In any relationship, one is always usually more passive than the other, hopefully it’s not too polar. So whatever is suggested on any subject or event, they will usually be okay with it, that they’re fine with the suggestion.
They’ll agree since they don’t want to create a disturbance. To the dominant person, it can feel like they’re dealing with a puppet, they doing all the legwork, that they’re pulling all the strings. When they first met, what was attractive was their charm, how nice they were albeit being a bit quiet.
Then the frustration begins to set in once they realize that they’re making all the decisions, this since the other person is too timid to react. For someone to be passive, it’s a stress coping mechanism for them as they’re scared to decide anything on their own, usually because of the fear of rejection.
They’re fine with allowing others to make the majority of the decisions for them. This personality is usually developed in childhood and then carried forward as adults. Some will also learn this behavior through modeling, “Well, this is how my mom coped with her problems, so I’ll do the same.”
Passivity can also result from coming from a big family of dominant parents or siblings, so they just learned to cooperate and get along. They don’t want attention and they’re okay staying under the radar, causing no ripples.
If they grew up in a chaotic childhood environment where domination ruled, then just obeying made the best sense to them, which also becomes their approach to reducing stress while keeping relationships.
The Dynamic Nuances Of Passivity
• Transitioning Becomes Difficult – One way of dealing in a chaotic environment is attempting to manage control over your life. For instance, you begin planning for the week ahead, but you don’t bother to tell your partner what they are.
If these plans get altered somehow, you become rattled and your passive nature kicks in, while others may become aggressive or angry. You give in, you throw your hands up in disgust and say “Whatever.”
• Seeking Perfectionism – This is another variation of control. You operate on either a “Yes or “No” policy with an all or nothing attitude, while trying to cope with doing what you think is right.
Doing what’s right, however, only works in a perfect world. When things get stressful, it becomes too overbearing for you, so as a result, you’ll surrender and then become passive.
• You Think You’re Not Worthy Enough – This usually based on low self esteem. You think that you’re not smart enough or your opinion doesn’t matter, that others are much more brighter than you.
So you can’t trust your own judgment and just take the advice from those who are bigger or stronger than you. Although you do okay on your own, when it comes to relationships, you begin to feel shaky, intimidated, and become passive.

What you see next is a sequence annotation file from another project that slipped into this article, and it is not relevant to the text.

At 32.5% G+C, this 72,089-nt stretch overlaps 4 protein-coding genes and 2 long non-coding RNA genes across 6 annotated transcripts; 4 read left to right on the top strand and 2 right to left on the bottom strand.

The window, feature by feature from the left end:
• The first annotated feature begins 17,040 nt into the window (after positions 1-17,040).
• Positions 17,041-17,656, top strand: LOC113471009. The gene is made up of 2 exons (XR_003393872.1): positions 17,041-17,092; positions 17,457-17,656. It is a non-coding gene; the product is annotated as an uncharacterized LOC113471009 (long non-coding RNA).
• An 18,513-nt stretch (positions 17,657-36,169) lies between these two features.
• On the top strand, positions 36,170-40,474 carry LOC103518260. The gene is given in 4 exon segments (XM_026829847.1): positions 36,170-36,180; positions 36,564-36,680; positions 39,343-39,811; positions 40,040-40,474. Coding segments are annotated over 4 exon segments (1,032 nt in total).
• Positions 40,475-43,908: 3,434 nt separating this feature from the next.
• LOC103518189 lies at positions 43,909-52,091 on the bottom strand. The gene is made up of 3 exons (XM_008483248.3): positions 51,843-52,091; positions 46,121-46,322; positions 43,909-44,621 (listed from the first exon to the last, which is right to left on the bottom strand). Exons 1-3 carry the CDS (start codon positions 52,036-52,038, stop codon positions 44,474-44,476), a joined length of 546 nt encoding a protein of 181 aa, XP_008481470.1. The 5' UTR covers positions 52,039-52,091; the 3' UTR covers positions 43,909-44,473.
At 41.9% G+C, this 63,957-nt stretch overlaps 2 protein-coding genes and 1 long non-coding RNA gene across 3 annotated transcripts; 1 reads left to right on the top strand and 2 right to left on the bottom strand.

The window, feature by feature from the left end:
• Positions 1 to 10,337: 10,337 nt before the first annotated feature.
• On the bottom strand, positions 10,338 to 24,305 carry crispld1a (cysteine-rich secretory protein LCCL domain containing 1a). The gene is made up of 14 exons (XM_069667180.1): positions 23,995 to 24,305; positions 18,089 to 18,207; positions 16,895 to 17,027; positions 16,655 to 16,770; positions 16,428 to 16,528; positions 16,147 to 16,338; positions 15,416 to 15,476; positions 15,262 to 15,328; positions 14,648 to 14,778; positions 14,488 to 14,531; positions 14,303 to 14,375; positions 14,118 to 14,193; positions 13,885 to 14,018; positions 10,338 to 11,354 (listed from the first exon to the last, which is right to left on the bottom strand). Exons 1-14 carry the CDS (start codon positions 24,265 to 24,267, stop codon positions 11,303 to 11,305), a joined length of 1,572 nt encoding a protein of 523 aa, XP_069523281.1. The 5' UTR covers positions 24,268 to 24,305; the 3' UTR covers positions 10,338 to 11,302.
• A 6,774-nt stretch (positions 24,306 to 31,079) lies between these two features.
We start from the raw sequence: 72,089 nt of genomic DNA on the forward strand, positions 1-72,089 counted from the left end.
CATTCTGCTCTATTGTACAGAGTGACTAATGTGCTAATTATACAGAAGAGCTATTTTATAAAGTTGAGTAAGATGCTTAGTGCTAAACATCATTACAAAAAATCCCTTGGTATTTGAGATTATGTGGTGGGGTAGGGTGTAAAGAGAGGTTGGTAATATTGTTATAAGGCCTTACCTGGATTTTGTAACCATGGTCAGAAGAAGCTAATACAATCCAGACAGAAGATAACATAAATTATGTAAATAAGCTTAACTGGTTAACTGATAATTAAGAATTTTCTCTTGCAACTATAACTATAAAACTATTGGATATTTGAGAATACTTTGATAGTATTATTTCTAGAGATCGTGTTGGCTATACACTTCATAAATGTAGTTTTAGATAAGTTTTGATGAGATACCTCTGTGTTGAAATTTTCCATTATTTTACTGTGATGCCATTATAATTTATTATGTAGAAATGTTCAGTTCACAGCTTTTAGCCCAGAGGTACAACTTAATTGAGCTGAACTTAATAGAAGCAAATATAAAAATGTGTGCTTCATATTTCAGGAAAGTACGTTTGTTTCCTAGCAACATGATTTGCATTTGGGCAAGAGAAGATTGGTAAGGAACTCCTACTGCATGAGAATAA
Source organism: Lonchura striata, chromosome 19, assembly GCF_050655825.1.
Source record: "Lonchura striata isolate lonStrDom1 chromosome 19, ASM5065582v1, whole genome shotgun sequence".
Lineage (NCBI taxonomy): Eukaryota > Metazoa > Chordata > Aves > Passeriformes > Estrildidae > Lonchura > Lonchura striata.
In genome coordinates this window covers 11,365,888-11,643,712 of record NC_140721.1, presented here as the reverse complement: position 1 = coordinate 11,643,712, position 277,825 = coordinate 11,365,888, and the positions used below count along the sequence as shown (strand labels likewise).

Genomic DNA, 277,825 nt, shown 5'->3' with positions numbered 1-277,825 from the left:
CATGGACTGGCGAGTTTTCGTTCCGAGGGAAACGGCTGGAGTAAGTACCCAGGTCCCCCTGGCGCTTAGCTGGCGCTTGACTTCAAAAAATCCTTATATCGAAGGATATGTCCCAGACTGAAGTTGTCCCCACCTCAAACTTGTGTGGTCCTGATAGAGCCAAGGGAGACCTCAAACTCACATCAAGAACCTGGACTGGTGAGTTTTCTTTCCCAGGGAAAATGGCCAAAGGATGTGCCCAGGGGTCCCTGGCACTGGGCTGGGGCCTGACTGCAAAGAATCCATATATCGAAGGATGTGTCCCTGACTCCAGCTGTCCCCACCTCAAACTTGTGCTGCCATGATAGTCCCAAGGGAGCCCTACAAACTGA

• Can’t Control Your Emotions – Some will do just fine being assertive, speaking up and saying whatever they want, this when they’re prepared and the stress levels are low.
But once the levels elevates to stronger emotions, such as a difficult overbearing boss or an emotional partner, you just can’t manage the anxiety. This is because of the fear of confrontation, or because of feeling emotionally overwhelmed. So you just passively give in.
Help For Those Who Are Passive
Putting Them In Charge
This involves the rewiring of their brain, the skill development which comes from learning how to become more proactive rather than being reactive. One way of doing so is asking your passive partner to be in charge of an upcoming event.
This could be taking charge of planning a dinner with friends, or an upcoming vacation. Make sure that you give them sufficient notice, tell them they can do whatever they want, that it’s up to them. Don’t become overbearing, ask them in a non-pressured way, rather than it being a command.
Then cooperate without criticizing. Treat this as an experiment in someone becoming more proactive. Initially keep the expectations low.
Talk About The Passivity
If you make all of the decisions, and feel frustrated because of it, then discuss it. Don’t talk about your frustrations about deciding everything, or raging on about their complacence, but why they’re so passive.
If they struggle to speak up and express themselves, and continue to be in total agreement, tell them that you value their opinion, input, and ideas. Talk about how you can both come up with making the decisions.
Supporting Negative Emotions
Passivity usually activates itself as an auto-response mechanism to avoid conflict, along with submerging negative emotions. This can occur once your partner begins to feel irritation, frustration, anger, or disappointment.
So instead, encourage them to express their frustrations while you remain calm, by listening to their outrage. It’s not about the content that they spew, but it’s more about helping them feeling safe once they’ve expressed their feelings.
Seeking Help Together
Don’t constantly bother asking your passive partner to work on strengthening their character, as some won’t bother to improve, and just rely on their behavior. They just want to get along and be liked.
So if needed, seek out counseling, so both of you can feel that you’re on the same page when a problem needs to be solved. Doing so by working together as a team usually solves the problem.
These keys may be simple albeit difficult to do. Understand that it’s not all about you. Make sure that you watch what you say verbally and what you do non-verbally, while avoiding micro-managing. Provide plenty of positive feedback and encouragement.